As Apple has taught us, for every daily issue we face — be it finding the name of a song or tracking a run — there’s an app for that.
And as more cities begin exploring the benefits of digital tools, mobile apps are quickly becoming a platform for civic engagement as well.
More Americans are more mobile than ever before, with 90 percent of the population toting a cell phone and more than half using a smartphone, the Pew Research Center finds. The phone, as government officials have found, is the quickest way to connect with local residents when it comes to anything from crime alerts to voting reminders. Which is why cities including Atlanta, Philadelphia and Chicago are tapping into Silicon Valley’s playbook in an effort to reconnect with residents.
Pioneering civic technologies is Boston, which has been touted as the first city to use a mobile app — Citizens Connect — to plug into its community. Launched in 2009, the app is designed similar to the city’s 311 hotline: Residents can report problems like potholes or graffiti by snapping a photo, tagging the location, and sending a report through the app. Users receive a tracking number and can monitor when the city fixes the issue. Authorities sometimes take as little as a day to send a response. Other cities have followed suit, including Philadelphia’s 311 and Mobile Citizen in Oakland, California.
Now, five years after launching Citizens Connect, Boston is again trailblazing civic technologies with the creation of the Design Action Research with Government (DARG) initiative.
The city office teamed up with Eric Gordon, director of the Engagement Game Laboratory at Emerson College, who examines how games and social media can impact urban life and democratic processes. Through DARG, Gordon and city officials will use a step-by-step approach to figure out what civic behavior is in need of change and what are the best tools to achieve that, according to Governing.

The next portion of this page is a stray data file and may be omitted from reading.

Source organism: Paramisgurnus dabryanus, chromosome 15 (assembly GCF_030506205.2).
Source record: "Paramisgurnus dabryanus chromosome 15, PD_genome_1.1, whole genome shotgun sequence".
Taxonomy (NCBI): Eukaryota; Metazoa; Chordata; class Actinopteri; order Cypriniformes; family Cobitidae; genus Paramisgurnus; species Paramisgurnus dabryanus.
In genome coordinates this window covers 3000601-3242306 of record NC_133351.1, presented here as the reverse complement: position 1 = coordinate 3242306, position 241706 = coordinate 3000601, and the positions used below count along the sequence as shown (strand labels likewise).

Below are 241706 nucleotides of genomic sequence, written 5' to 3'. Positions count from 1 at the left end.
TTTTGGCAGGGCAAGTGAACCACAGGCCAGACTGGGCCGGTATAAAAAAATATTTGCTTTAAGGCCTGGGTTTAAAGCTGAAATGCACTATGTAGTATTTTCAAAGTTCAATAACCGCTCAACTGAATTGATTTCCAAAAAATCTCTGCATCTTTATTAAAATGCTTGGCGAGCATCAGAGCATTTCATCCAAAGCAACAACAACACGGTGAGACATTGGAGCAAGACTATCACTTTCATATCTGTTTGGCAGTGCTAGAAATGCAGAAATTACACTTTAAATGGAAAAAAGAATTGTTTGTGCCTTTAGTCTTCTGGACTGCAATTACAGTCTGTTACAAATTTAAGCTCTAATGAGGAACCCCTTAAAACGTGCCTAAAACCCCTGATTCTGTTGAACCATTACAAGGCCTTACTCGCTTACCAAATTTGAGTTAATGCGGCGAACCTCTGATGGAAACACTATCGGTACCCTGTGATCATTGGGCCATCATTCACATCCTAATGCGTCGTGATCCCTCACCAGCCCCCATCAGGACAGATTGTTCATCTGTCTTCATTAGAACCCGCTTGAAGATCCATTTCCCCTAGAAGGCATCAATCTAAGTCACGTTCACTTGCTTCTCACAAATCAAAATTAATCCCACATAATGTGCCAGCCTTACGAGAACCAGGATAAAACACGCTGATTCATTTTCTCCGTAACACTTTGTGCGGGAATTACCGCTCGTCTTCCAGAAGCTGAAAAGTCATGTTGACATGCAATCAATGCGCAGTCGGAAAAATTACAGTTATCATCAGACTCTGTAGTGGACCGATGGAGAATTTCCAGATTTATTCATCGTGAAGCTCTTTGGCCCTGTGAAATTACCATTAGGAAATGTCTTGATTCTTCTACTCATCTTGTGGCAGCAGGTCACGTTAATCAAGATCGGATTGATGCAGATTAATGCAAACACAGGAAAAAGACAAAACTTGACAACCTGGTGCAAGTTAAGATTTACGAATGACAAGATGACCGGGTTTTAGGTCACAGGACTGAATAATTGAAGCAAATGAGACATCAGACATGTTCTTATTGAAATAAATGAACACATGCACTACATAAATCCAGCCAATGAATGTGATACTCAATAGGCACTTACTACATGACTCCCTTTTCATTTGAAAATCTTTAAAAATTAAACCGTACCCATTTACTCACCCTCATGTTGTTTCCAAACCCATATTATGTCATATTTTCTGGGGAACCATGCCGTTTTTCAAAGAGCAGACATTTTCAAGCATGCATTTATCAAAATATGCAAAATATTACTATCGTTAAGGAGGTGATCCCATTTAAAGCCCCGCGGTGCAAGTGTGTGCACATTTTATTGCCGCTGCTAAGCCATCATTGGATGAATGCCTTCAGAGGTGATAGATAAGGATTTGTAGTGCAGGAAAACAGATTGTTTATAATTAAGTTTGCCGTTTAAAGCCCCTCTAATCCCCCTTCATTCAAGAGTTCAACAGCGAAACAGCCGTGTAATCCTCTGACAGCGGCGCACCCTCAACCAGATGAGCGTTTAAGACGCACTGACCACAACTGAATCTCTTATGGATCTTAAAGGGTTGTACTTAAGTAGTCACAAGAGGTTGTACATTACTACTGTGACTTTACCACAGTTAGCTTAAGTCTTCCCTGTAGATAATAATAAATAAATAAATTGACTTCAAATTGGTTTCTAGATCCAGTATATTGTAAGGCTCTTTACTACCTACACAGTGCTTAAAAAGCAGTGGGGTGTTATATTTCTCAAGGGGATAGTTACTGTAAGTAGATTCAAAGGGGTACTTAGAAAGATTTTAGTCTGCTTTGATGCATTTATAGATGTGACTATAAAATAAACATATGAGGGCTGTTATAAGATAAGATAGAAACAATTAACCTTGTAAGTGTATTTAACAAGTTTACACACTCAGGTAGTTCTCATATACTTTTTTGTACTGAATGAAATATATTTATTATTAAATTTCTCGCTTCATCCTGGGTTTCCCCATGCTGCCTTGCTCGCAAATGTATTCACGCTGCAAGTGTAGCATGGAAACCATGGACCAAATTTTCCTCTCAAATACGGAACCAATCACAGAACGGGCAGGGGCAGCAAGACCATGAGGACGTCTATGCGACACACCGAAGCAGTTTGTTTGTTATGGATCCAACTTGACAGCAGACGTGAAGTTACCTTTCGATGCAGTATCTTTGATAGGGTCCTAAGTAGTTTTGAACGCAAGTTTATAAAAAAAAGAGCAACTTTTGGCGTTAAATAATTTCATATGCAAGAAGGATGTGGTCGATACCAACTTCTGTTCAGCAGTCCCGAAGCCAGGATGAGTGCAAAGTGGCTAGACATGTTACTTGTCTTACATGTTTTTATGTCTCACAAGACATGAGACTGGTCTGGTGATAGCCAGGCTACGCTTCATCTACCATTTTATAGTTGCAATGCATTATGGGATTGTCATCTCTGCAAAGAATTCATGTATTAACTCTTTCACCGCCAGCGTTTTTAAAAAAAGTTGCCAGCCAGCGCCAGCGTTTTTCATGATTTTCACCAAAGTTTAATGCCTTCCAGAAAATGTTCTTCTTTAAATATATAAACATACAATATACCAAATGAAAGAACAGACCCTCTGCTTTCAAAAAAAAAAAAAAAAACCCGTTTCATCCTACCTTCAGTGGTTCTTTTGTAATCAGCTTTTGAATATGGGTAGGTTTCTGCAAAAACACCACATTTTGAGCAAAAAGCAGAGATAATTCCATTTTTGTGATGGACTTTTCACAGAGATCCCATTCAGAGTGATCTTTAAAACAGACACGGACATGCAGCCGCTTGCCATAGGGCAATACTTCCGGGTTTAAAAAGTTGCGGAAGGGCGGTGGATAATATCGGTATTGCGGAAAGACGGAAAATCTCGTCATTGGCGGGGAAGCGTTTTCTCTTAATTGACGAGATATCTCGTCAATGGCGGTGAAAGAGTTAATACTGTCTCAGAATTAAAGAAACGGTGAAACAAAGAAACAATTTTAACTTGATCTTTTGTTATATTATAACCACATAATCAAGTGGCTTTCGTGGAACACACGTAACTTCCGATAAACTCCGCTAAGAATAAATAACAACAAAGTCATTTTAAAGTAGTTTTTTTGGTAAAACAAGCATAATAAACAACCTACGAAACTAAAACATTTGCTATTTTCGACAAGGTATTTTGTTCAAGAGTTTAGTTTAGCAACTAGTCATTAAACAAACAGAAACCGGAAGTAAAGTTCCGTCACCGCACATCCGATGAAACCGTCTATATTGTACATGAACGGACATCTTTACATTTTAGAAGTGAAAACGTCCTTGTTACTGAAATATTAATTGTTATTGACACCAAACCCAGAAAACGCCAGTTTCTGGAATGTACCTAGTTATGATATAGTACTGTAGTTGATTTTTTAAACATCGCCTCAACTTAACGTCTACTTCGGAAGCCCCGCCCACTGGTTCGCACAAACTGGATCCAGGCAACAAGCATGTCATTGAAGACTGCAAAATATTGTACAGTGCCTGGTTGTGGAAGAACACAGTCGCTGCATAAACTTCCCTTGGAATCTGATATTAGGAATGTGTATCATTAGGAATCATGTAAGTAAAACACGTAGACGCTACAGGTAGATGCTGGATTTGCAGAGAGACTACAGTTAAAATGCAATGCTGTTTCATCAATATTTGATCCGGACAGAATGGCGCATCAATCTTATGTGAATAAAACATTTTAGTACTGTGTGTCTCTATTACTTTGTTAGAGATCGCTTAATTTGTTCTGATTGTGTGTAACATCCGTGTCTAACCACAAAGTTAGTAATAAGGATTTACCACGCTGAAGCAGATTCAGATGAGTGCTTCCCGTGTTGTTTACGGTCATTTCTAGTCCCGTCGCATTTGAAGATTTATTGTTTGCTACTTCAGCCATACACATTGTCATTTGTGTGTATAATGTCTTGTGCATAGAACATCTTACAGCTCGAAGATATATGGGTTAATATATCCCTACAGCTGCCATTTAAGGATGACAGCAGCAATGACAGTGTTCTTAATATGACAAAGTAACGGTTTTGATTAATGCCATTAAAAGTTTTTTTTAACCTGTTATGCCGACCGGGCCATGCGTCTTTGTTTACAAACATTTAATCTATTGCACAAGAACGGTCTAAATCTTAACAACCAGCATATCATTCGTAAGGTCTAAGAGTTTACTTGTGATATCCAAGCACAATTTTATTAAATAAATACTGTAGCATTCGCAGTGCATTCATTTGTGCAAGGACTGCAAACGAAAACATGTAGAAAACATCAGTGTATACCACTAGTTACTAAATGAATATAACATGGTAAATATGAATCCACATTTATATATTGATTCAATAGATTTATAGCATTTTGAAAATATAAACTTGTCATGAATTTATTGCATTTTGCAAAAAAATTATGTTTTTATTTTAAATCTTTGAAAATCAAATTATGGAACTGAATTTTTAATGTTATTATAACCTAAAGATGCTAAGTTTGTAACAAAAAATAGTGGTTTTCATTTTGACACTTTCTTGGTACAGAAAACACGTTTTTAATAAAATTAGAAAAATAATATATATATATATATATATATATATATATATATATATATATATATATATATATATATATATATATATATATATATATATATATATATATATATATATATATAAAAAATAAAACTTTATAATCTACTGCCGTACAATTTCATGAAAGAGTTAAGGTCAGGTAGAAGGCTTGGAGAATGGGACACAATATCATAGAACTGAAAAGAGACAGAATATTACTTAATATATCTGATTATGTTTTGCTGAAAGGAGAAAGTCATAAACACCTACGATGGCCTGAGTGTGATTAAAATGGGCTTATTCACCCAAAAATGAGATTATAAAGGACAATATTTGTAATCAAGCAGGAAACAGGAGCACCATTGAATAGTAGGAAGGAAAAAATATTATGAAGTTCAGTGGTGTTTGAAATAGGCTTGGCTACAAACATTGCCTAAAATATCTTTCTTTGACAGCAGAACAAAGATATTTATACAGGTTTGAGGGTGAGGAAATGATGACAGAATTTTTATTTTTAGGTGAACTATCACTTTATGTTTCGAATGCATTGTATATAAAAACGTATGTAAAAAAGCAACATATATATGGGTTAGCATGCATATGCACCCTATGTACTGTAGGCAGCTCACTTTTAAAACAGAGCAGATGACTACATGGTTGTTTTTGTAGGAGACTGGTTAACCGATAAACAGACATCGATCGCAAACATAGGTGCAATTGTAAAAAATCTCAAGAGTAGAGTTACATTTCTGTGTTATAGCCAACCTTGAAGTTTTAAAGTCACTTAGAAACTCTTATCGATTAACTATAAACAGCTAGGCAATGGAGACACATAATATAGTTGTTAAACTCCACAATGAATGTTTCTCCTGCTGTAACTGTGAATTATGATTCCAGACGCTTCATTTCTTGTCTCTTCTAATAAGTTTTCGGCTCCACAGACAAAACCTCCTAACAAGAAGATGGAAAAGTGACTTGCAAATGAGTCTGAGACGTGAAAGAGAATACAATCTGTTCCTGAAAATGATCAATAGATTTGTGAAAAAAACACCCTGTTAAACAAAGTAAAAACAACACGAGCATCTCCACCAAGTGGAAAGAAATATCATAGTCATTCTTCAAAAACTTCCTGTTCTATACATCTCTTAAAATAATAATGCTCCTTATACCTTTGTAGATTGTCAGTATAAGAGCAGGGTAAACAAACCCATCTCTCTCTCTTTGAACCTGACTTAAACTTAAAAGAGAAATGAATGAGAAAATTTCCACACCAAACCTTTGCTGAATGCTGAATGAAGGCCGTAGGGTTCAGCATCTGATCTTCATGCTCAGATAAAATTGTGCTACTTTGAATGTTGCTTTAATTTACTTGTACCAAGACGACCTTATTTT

“It’s all about asking the right questions prior to deploying a civic app, so that the focus isn’t so much on absolute success or failure but finding insight or knowledge that a city can use,” said Gordon.

For example, officials found 38 percent of Citizens Connect users never used the app to look at other reports about the city, while the app generated little social media activity. While it’s important to see more governments use tools like Instagram to engage residents, Boston officials understand social media can play a much bigger role in community development.

“We keep asking ourselves: How do we know if we actually are impacting peoples’ lives?” said Nigel Jacob, co-chair of the Mayor’s Office of New Urban Mechanics.

Through DARG, Boston has launched Street Cred, an app directed toward measuring users civic engagement through a score based on their activities, akin to Klout.

Should the DARG evaluation be successful, Boston hopes to apply it to other civic apps cropping up. But Boston isn’t the only city aiming to connect with residents. Smaller cities are catching on, using apps like SeeClickFix, which supports setting up and connecting neighborhood watch groups with authorities; PublicStuff, an app similar to Citizens Connect that helps residents report issues directly to government officials; and Street Bump, which targets potholes and road pavement issues.

And more recently, the launch of  iCitizen is directed toward not only increasing civic engagement but also quelling voter apathy. Users can aggregate information from different media outlets about a variety of political issues on the app, serving as a nonpartisan, fact-based platform to inform citizens,  Politico reports.

“Everything from resilience to health and economic vitality of a city is tied to how well people are engaged,” said Jacob. “It’s in everyone’s best interests to encourage people to report their concerns and become engaged. We want to encourage that behavior.”

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